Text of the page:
“Oh. Yeah. Right.” Sarawat wishes he could bury his head from embarrassment, but he remains composed. “Sarawat Guntithanon. And you’re Tine.” Tine, of course, did not have to know that Sarawat had taken note of Tine’s name long before the professor had paired them up. That was his little secret. 


Tine nods, a goofy smile on his face. “Tine Teepakorn, the one and only.” 


Sarawat isn’t sure what he’s even supposed to say to that, and suddenly he’s letting out a small laugh. This is painful. 


“So, you like this class?” Tine changes their trajectory as he opens his laptop. 


Sarawat wants to say to him, I am so indifferent to this class that it physically pains me and you’re one of the only things I look forward to walking in here. Also, you trying to make small talk with me makes me want to lose my mind. 


All he says instead is, “It’s alright.”


Fucking lame.  


“Not much of a writer?” Tine questions, clearly trying to keep this going. 


“Not unless it’s songs.” Sarawat shrugs, opening his own laptop so he has something to do with his hands that are terribly close to shaking a little bit. 


“Oooh, songs, huh?” Tine says with an interest.  “You in a band or something?” 


“I am, actually.” Sarawat confirms, despite having a feeling that Tine was halfway joking.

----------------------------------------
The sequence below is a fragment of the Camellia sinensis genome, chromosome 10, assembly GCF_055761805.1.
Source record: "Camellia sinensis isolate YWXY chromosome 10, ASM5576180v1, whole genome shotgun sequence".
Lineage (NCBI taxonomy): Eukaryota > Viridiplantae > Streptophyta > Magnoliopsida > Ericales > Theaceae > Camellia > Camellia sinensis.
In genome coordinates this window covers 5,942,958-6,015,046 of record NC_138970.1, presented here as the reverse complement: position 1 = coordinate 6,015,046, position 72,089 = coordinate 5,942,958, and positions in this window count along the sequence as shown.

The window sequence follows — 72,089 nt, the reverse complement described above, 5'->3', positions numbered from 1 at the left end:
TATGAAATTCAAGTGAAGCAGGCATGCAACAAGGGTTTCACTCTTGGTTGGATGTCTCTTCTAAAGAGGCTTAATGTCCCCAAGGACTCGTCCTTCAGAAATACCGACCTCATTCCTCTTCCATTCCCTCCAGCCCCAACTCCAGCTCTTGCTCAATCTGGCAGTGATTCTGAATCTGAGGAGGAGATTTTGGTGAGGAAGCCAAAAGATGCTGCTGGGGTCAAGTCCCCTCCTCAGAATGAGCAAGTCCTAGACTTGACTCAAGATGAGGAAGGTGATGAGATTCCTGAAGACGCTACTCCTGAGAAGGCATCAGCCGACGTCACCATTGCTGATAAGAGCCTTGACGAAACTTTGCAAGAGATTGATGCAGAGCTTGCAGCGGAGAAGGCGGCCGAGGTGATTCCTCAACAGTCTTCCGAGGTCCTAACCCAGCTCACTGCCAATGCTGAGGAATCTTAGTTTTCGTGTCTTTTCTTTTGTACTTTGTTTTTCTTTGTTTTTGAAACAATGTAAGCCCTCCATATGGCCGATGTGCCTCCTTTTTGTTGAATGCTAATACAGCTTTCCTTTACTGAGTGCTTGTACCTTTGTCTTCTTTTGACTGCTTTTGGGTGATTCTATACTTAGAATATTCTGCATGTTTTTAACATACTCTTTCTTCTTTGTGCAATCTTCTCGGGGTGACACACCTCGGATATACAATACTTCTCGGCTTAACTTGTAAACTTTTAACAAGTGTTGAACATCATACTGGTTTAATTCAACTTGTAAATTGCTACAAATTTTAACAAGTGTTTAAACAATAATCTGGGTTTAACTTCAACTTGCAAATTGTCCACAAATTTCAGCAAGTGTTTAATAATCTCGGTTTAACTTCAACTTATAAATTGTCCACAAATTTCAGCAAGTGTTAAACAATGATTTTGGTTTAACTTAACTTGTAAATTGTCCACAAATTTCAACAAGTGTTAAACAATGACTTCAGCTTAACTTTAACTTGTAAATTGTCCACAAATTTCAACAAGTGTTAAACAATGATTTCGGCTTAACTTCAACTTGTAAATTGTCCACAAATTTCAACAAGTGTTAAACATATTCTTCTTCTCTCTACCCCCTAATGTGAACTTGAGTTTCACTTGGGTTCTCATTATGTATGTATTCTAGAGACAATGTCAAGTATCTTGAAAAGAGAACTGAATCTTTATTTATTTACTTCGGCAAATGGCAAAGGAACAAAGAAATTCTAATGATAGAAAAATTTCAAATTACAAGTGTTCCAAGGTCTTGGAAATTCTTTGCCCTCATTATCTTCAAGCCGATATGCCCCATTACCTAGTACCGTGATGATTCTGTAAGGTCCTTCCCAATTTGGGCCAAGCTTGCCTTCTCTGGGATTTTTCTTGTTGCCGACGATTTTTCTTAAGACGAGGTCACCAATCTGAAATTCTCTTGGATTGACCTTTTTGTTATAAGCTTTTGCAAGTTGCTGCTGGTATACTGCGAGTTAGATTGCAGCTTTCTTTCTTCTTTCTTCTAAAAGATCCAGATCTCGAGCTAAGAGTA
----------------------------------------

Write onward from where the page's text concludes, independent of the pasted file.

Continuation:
“Wait, really? That’s so cool!” Tine says, sounding like he means it. 


Sarawat finally finds it within himself to look over at Tine, having avoided eye contact. Tine’s looking at him already, chin resting in his hand, elbow propped against the table. He’s so cute and Sarawat is so screwed. 


“Yeah, it’s—“ Sarawat tears his eyes away again, feeling himself swallow. “It’s pretty fun I guess.” 


“What’s it called?” 




“The band?” Tine sounds a bit amused. 


“Oh. Ctrl+S.” Sarawat winces at himself. 


“I think I’ve heard of you guys, actually! I hear you’re good.” 


Sarawat is scared he’s going to break a sweat. Tine had heard of his band. “Thanks.” Even though Tine wasn’t even really complimenting him directly. Idiot. 


“Yeah, I think my friend Pear knows one of your band mates. I’ll ask her to drag me along sometime.” Tine says with a small smile.


“You definitely should.” Sarawat says back, sounding way too eager, so he clears his throat. “Um. So, the paper.” 


“Yeah. The paper.” Tine echoes, then opens up the documents on this computer. “This assignment is kind of silly, isn’t it?”